Imitation of Christ, Book I, Chapter 25, 1-5

Fervent Amendment of our Life

Be Vigilant and diligent in God’s service, and often think of why you left the world and came here. Was it not that you might live in God and become a spiritual man?

Be fervent, therefore, in your spiritual progress, for you shall soon receive the reward of your labors; and then grief and fear shall no more come near you.

You shall labor now a little and you shall find great rest; yea, everlasting you.

If you continue faithful and fervent in working, God will doubtless be faithful and liberal in rewarding.

You must preserve a good and firm hope of winning the victory; but must not think yourself secure, lest you grow negligent or proud.

2. When a certain person in anxiety of mind was often wavering between hope and fear, and, on a time, being overwhelmed with grief, had prostrated himself in prayer in the church before a certain altar, he revolved these things within himself saying, “If I did but know that I should still persevere”; and presently he heard within himself this answer from God: “And if you did know this what would you do? Do now what you would then do, and you shall be very secure.”

And immediately, being comforted and strengthened, he committed himself to the divine will, and his anxious wavering ceased.

Neither had he a mind anymore to search curiously, to know what should befall him hereafter; but rather studied to inquire what was the will of God, “well pleasing and perfect” (Rom 12:2), for the beginning and accomplishment of every good work.

3. “Trust in the Lord, and do good,” said the Prophet, “and dwell in the land, and you shall be fed with its riches.” (Ps 36:3)

There is one thing which keeps many back from spiritual progress and fervent amendment of life: and that is, dread of difficulty, or the labor which must be gone through in the conflict.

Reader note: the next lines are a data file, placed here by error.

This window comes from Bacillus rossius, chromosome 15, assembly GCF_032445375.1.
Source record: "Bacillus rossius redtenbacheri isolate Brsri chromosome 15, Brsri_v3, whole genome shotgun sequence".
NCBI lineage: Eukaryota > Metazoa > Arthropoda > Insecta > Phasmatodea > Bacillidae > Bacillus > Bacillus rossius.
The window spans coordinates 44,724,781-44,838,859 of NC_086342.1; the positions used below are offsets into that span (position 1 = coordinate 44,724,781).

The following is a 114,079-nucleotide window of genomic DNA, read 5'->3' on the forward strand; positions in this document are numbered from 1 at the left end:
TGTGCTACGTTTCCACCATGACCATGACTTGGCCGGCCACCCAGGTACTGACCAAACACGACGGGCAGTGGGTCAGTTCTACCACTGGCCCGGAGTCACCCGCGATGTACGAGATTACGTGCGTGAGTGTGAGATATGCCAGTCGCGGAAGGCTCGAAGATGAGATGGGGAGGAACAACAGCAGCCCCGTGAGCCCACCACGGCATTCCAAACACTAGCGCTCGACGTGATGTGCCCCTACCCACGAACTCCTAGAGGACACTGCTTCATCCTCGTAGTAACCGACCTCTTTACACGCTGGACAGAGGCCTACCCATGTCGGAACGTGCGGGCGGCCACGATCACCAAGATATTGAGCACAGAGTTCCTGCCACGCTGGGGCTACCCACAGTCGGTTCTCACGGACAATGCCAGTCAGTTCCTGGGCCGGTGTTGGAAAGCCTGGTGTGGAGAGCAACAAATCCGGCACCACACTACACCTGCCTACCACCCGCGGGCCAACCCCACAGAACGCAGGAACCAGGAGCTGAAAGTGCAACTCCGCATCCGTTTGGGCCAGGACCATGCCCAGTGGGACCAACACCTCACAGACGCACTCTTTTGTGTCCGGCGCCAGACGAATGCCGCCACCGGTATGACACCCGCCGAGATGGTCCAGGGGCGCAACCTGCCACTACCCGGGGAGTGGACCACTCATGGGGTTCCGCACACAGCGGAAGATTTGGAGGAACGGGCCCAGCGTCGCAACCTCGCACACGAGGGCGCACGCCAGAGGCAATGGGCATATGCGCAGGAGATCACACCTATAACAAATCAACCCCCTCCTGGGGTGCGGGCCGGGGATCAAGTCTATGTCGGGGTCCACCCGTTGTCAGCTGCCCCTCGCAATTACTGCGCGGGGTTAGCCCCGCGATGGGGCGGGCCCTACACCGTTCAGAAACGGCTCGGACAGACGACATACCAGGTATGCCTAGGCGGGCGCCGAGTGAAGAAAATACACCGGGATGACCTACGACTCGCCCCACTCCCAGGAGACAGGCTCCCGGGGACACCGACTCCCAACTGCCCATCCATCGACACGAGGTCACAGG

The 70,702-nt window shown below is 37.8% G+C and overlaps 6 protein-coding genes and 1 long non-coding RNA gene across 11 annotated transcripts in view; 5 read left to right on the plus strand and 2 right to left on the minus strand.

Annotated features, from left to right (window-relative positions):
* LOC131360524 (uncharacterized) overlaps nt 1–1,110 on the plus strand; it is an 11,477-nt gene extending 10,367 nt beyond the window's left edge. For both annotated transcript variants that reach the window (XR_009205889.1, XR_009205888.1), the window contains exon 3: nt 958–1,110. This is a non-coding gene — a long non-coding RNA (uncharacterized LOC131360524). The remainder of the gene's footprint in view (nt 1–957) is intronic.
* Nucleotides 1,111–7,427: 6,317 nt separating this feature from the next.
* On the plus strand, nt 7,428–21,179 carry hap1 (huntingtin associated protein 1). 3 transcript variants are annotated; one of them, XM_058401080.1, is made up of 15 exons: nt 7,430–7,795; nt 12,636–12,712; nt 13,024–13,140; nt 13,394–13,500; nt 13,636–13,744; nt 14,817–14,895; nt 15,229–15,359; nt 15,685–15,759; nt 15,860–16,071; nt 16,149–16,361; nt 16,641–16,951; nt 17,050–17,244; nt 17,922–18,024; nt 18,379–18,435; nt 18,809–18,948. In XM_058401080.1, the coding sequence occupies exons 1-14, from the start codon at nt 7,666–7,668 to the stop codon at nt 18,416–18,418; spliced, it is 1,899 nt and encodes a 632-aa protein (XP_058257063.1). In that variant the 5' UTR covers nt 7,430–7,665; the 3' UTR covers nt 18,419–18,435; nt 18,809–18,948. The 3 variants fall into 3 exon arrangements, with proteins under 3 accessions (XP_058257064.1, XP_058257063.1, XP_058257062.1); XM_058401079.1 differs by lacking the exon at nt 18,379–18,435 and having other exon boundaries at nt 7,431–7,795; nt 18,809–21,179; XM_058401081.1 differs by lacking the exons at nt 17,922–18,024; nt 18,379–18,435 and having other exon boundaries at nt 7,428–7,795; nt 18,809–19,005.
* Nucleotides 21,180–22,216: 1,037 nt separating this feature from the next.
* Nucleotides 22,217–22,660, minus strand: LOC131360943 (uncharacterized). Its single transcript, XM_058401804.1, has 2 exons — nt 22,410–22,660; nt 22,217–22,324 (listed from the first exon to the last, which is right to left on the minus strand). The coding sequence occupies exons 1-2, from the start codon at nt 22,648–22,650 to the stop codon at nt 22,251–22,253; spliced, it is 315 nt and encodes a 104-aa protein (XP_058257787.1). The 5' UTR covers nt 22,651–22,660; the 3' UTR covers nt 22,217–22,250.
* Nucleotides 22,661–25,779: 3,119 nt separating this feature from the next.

And they indeed advance most of all others in virtue, who strive manfully to overcome those things which they find more troublesome or contrary to them.

For there a man makes greater progress and merits greater grace where he overcomes himself more and mortifies himself in spirit.

4. But all men have not equal difficulties to overcome and mortify.

Yet he that is diligent and zealous, although he may have more passions to fight against, will be able to make a greater progress than another who has fewer passions but is withal less fervent in the pursuit of virtue.

Two things particularly conduce to a great amendment: these are, forcibly to withdraw one’s self from that to which nature is viciously inclined, and earnestly to labor for that good which one wants most.

Study likewise to fly more carefully and to overcome those faults which most frequently displease you in others.

5. Turn all occasions to your spiritual profit: so that if you see or hear any good examples you may be spurred on to imitate them.

But if you observe anything that is reprehensible take heed you commit not the same; or if you at any time have done it, labor to amend it quickly.

As your eye observes others so art you also observed by others.

Oh, how sweet and comfortable is it to see brethren fervent and devout, regular and well disciplined! (Ps 132:1)

How sad a thing and how afflicting to see them walk disorderly, and practice nothing of what they are called to!

How hurtful it is to neglect the intent of our vocation and turn our minds to things that are not our business.

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